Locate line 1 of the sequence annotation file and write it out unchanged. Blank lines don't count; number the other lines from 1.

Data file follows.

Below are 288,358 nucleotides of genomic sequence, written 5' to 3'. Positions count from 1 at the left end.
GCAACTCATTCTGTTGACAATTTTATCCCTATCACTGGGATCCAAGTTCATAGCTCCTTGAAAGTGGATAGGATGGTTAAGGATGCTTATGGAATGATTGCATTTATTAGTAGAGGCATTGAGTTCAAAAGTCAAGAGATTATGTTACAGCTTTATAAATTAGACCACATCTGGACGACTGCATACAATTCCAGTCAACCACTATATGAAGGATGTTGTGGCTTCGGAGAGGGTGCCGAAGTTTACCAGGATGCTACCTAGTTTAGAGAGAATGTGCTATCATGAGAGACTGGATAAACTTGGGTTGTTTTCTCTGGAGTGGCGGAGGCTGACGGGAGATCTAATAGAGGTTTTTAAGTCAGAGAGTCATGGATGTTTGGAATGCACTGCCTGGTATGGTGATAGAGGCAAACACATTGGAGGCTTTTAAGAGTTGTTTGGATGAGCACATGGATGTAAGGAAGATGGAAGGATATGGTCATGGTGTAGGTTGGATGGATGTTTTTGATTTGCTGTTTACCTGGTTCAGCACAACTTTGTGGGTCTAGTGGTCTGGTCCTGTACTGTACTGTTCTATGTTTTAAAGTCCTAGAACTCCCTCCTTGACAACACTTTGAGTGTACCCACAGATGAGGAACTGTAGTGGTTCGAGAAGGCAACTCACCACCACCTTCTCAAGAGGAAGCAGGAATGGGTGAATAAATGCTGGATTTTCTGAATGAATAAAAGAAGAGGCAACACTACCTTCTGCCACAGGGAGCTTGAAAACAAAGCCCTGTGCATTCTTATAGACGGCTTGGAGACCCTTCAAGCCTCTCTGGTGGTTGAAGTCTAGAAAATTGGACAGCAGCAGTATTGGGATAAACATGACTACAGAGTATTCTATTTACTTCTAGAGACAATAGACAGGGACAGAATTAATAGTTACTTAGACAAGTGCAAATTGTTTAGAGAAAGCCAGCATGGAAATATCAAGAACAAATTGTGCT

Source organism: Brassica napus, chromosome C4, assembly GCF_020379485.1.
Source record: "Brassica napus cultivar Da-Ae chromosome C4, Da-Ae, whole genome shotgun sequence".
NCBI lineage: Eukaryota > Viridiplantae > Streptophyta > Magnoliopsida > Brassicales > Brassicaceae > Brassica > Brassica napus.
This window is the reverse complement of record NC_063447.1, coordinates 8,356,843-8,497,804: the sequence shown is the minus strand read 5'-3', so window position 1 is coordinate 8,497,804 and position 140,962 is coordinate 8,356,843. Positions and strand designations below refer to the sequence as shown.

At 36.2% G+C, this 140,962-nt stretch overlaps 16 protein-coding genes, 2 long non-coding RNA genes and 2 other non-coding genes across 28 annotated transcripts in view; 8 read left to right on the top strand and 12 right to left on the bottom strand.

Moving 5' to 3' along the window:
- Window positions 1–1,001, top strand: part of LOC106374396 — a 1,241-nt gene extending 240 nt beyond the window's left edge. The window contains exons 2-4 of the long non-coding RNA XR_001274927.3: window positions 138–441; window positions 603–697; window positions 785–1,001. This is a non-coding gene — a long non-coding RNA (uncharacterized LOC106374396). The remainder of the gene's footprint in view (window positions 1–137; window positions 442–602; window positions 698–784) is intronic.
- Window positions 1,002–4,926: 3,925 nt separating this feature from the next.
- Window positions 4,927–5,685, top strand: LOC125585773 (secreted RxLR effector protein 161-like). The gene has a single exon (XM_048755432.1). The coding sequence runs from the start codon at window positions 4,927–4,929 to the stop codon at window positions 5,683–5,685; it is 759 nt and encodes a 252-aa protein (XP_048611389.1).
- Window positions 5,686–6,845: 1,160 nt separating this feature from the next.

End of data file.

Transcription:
Below are 288,358 nucleotides of genomic sequence, written 5' to 3'. Positions count from 1 at the left end.